Page 32 of The Street Lawyer

"Thanks, but I'd rather not talk about it."

"There's a file missing, Michael. Everyone's pointing at you."

"Who knows you're here?"

"My wife."

"The firm send you?"

"Absolutely not."

I believed him. He'd been a friend for seven years, close at times. More often than not, though, we'd been too busy for friendship.

"Why are they pointing at me?"

"The file has something to do with Mister. You went to Braden Chance and demanded to see it. You were seen near his office the night it disappeared. There is evidence someone gave you some keys that perhaps you shouldn't have had."

"Is that all?"

"That, and the fingerprints."

"Fingerprints?" I asked, trying to appear surprised. "All over the place. The door, the light switch, the file cabinet itself. Perfect matches. You were there, Michael. You took the file. Now what will you do with it?"

"How much do you know about the file?"

"Mister got evicted by one of our real estate clients. He was a squatter. He went nuts, scared the hell out of us, you almost got hit. You cracked up."

"Is that all?"

"That's all they've told us."

"They being?"

"They being the big dogs. We got memos late Friday--the entire firm, lawyers, secretaries, paralegals, ev erybody--informing us that a file had been taken, you were the suspect, and that no member of the firm should have any contact with you. I am forbidden to be here right now."

"I won't tell."


If Braden Chance had made the connection between the eviction and Lontae Burton, he was not the type who would admit this to anyone. Not even his fellow partners. Barry was being truthful. He probably thought my only interest in the file was DeVon Hardy.

"Then why are you here?"

"I'm your friend. Things are crazy right now. My God we had cops in the office on Friday, can you believe that? Last week it was the SWAT team, and we were hostages. Now you've jumped off a cliff. And the thing with Claire. Why don't we take a break? Let's go somewhere for a couple of weeks. Take our wives."


"I don't know. who cares. The islands."

"What would that accomplish?"

"We could thaw out for one thing. Play some tennis. Sleep. Get recharged."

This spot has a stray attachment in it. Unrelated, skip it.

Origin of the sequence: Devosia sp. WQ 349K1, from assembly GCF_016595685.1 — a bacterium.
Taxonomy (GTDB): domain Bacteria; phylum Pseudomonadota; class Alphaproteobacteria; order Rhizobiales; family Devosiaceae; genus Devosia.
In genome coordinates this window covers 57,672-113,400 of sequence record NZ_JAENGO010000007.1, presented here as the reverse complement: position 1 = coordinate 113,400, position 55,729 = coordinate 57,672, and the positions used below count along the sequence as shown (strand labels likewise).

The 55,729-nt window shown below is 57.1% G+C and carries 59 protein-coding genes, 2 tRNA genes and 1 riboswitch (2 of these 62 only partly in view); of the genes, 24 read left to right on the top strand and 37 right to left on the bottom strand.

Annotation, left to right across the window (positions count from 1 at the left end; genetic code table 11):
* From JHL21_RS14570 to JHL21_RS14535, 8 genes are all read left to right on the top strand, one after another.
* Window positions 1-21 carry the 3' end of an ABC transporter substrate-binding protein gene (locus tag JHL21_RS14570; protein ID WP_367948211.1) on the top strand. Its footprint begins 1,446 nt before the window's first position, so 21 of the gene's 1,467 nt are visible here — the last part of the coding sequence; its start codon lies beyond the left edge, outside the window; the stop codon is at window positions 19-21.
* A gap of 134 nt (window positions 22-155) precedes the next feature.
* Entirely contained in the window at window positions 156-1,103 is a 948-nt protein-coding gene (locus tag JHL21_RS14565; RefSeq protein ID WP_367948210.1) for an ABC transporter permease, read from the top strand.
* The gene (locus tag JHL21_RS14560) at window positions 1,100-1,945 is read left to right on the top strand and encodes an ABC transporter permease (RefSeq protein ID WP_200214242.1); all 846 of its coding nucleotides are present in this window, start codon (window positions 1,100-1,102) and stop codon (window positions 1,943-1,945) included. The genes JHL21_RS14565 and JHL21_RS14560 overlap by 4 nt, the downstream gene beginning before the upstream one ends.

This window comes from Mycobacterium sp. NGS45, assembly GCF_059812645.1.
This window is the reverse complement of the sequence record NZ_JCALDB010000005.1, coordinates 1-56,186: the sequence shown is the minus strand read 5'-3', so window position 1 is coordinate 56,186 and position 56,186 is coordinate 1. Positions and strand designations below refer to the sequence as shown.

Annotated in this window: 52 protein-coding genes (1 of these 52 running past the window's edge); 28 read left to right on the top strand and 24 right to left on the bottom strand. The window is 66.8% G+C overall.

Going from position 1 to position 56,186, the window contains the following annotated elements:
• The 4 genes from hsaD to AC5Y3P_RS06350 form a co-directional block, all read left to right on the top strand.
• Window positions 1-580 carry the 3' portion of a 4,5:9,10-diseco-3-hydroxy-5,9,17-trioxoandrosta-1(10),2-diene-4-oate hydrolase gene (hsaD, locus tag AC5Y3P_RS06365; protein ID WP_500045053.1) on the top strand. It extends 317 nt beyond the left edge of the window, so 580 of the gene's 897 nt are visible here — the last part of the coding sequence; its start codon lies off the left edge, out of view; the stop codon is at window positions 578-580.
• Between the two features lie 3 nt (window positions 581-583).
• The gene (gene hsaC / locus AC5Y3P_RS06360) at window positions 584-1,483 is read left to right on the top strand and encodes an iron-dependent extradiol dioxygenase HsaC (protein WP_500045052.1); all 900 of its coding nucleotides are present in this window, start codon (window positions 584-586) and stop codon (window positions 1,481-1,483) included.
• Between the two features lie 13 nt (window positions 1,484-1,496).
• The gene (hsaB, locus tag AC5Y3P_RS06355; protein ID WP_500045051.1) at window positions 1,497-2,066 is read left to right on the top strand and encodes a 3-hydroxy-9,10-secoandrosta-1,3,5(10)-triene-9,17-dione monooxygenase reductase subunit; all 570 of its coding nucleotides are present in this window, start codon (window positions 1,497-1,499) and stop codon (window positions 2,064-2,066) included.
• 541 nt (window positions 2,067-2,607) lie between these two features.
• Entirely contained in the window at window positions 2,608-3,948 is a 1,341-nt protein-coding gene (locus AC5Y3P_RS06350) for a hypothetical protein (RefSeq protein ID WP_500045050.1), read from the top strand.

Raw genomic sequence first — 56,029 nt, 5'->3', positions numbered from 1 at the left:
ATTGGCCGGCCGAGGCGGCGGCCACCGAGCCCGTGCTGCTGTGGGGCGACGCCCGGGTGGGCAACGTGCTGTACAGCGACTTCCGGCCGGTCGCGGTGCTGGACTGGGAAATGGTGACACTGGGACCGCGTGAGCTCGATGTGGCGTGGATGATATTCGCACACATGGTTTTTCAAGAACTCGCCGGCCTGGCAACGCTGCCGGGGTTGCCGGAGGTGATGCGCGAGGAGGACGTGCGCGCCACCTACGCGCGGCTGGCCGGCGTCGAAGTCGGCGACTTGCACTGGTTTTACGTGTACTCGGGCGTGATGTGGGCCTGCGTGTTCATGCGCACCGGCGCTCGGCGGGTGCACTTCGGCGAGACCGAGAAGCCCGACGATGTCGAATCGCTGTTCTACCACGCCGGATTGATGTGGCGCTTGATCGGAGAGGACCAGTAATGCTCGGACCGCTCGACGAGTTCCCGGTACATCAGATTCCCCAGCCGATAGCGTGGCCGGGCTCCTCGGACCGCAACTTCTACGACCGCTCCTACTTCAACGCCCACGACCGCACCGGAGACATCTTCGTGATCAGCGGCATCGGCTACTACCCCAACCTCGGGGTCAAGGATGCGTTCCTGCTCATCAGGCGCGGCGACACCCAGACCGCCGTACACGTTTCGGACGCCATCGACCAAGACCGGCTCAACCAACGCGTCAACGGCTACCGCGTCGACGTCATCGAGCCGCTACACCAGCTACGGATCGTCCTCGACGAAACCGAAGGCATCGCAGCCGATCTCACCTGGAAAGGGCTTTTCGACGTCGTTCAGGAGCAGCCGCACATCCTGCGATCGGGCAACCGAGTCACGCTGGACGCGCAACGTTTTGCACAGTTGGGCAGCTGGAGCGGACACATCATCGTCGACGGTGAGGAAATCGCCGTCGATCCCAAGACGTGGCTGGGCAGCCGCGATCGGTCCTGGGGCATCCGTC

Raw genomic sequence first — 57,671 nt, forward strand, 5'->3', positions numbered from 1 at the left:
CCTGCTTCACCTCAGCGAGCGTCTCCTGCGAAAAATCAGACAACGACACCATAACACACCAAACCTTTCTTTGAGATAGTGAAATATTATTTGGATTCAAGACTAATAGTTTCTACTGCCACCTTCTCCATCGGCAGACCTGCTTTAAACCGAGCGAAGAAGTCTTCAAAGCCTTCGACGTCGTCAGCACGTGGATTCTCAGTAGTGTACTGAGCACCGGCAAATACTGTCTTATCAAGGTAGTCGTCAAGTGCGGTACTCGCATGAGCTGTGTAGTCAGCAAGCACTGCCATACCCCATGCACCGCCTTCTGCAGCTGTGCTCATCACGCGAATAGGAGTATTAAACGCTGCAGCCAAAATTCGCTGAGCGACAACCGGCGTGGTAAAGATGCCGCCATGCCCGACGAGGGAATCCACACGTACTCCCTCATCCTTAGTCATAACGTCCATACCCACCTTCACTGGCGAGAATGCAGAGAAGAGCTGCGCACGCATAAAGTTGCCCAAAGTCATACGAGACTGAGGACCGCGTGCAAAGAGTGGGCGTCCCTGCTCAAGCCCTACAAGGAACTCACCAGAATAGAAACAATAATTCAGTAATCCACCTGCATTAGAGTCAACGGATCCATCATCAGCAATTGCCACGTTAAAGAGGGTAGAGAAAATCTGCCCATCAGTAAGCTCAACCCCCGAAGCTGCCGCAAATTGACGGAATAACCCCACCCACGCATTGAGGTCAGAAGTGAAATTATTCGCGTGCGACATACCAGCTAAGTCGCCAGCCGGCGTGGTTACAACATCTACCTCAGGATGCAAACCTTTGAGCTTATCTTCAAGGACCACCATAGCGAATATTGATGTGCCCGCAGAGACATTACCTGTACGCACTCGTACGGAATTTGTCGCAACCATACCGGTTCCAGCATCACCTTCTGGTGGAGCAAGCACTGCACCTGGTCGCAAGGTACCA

"Paid for by the firm?"

"Paid for by me."

"Forget about Claire. It's over, Barry. It took a long time, but it's over."

"Okay. The two of us will go."

"But you're not supposed to have any contact with me."

"I have an idea. I think I can go to Arthur and have a long chat. We can unwind this thing. You bring back the file, forget whatever is in it, the firm forgives and forgets too, you and I go play tennis for two weeks on Maui, then when we return you go back to your plush office where you belong."

"They sent you, didn't they?"

"No. I swear."

"It won't work, Barry."

"Give me a good reason. Please."

"There's more to being a lawyer than billing hours and making money. Why do we want to become corporate whores? I'm tired of it, Barry. I want to make a difference."

"You sound like a first-year law student."

"Exactly. We got into this business because we thought the law was a higher calling. We could fight injustice and social ills, and do all sorts of great things because we were lawyers. We were idealistic once. Why can't we do it again?"


"I'm not trying to recruit. You have three kids; luckily Claire and I have none. I can afford to go a little nuts."

A radiator in a corner, one I had not yet noticed, began to rattle and hiss. We watched it and waited hopefully for a little heat. A minute passed. Then two.

"They're gonna come after you, Michael," he said, still looking at the radiator, but not seeing.

"They? You mean we?"